It has been a few weeks since my last update and I am glad to be back in the saddle. Originally I had intended to talk about Fifteen Days by Christine Blatchford over a week ago and not a few days before Remembrance Day, but sometimes things work out the way that they are supposed to.  I wanted to read this book for years and never got around to it until I saw it a few weeks back on the library shelves.  When it first came out, I heard positive reviews and filed it away in the back of my mind.  My boyfriend brought it up again when we went to the bookstore, saying that when he was in basic training, all the guys were reading it.  Upon reading this book I soon found out why it was so popular amongst future soldiers.  It gives a great snapshot account of how life in Afghanistan really was for our men and women in uniform in 2006.  Blatchford was covering the war for The Globe and Mail and had a knack for getting the soldiers to open up about their experiences in a manner that hasn't been duplicated.  Her voice as a writer is very singular and I think it gives the reader a clue as to how she could succeed in her pursuit of the stories of her subjects.  To me, her tomboyish style and willingness to put her life at risk probably endeared her to the soldiers she accompanied and allowed her more access.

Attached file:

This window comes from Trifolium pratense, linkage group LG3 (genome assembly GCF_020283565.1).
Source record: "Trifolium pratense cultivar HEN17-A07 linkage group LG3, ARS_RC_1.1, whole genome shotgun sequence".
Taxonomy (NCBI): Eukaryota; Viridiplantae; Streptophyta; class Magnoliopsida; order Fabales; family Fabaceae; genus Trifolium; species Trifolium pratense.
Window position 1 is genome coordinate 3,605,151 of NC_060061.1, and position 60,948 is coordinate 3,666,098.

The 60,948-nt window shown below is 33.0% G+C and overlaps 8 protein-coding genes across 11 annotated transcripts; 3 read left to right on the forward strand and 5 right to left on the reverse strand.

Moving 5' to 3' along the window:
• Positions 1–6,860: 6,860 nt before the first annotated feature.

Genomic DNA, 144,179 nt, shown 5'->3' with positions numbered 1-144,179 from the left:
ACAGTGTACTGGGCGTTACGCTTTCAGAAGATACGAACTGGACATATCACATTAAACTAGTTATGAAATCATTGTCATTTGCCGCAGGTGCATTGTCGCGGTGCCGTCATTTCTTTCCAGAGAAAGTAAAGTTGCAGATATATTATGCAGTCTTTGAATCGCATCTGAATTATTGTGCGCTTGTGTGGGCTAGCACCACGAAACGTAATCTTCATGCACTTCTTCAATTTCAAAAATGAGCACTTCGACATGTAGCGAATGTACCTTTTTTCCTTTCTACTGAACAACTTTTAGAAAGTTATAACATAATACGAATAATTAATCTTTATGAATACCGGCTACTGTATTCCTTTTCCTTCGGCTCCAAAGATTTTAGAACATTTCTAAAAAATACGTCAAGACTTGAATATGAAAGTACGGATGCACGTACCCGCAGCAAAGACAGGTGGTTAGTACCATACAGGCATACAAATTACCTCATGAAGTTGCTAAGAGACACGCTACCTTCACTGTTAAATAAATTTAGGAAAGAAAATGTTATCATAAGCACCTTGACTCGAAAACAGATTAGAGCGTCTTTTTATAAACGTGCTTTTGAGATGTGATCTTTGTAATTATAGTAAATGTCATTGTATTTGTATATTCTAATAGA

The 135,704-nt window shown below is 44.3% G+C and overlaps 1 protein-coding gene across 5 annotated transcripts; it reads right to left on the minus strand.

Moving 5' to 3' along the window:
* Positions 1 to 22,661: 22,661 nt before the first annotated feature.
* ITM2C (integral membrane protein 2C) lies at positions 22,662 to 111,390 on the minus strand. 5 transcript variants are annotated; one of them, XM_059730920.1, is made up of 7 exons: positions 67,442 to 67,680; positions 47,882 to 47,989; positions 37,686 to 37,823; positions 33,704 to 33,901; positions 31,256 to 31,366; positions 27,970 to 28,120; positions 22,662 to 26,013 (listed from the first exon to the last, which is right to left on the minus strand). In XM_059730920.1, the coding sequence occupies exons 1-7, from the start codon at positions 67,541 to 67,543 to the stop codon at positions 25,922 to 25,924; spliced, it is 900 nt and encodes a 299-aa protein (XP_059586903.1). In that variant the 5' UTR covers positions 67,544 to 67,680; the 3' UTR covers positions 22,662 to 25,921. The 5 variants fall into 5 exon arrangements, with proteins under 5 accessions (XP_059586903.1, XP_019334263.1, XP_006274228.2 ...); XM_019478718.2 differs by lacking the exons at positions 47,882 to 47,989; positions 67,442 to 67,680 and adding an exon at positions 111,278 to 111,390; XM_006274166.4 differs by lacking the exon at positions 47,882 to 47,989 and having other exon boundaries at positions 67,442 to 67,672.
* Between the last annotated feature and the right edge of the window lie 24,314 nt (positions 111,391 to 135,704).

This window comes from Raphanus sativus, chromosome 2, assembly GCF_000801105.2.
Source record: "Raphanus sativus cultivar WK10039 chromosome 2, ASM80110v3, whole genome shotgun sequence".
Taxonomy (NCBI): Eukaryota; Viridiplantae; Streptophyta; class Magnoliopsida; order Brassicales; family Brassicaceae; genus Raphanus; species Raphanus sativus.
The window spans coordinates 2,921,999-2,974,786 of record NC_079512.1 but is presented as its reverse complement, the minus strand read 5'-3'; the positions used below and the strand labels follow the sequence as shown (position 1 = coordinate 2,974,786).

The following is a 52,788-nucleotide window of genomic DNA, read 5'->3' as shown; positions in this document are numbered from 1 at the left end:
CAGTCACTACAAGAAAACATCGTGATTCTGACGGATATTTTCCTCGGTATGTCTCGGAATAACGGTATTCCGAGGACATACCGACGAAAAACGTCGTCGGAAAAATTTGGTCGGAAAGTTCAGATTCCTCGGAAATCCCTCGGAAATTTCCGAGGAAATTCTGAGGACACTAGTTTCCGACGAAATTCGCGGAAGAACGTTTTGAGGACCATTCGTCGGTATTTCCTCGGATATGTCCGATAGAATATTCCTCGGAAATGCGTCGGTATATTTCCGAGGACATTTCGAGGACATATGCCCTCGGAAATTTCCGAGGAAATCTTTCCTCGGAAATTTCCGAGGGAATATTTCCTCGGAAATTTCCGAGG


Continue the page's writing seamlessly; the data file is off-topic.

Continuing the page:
This access gave her a tremendous amount of material for the book which posed a large problem for Blatchford when she decided to finally compose it.  She begins the book by outlining this dilemma in her Author's Note, where she explains how she came up with the format.  Each chapter represents one day of fighting and its repercussions.  The action as detailed by Blatchford and the Canadian soldiers is just plain riveting.  I considered myself to be an informed person, but I really had no clue as to what Canadians faced in their battles against the Taliban.  With few exceptions, I think that the coverage of the war tends to focus on the deaths of individual Canadian soldiers without giving the public much of an idea of the daily struggles they deal with.  I had some idea as to the brutal conditions  that soldiers continue to battle, but didn't fully comprehend how burnt out our overstretched military was.  Blatchford chronicles how Canadian units were often sent into battle or on supply runs without sleep or reprieve of any sort because there was no one else to get the job done.  The other thing that I didn't have much knowledge of is the terrain of Afghanistan besides the caves, opium fields, and desert.  One element that proved problematic for the soldiers in the same manner as in Vietnam, is the green belt of jungle that the Taliban retreated into.  I was not aware of any such greenery nor did I know about how many times Canadians fought in towns.  Often (especially in the Panjwaii District) NATO forces had to fight over the same collection of buildings on multiple occasions which provided a lot of frustration for our troops.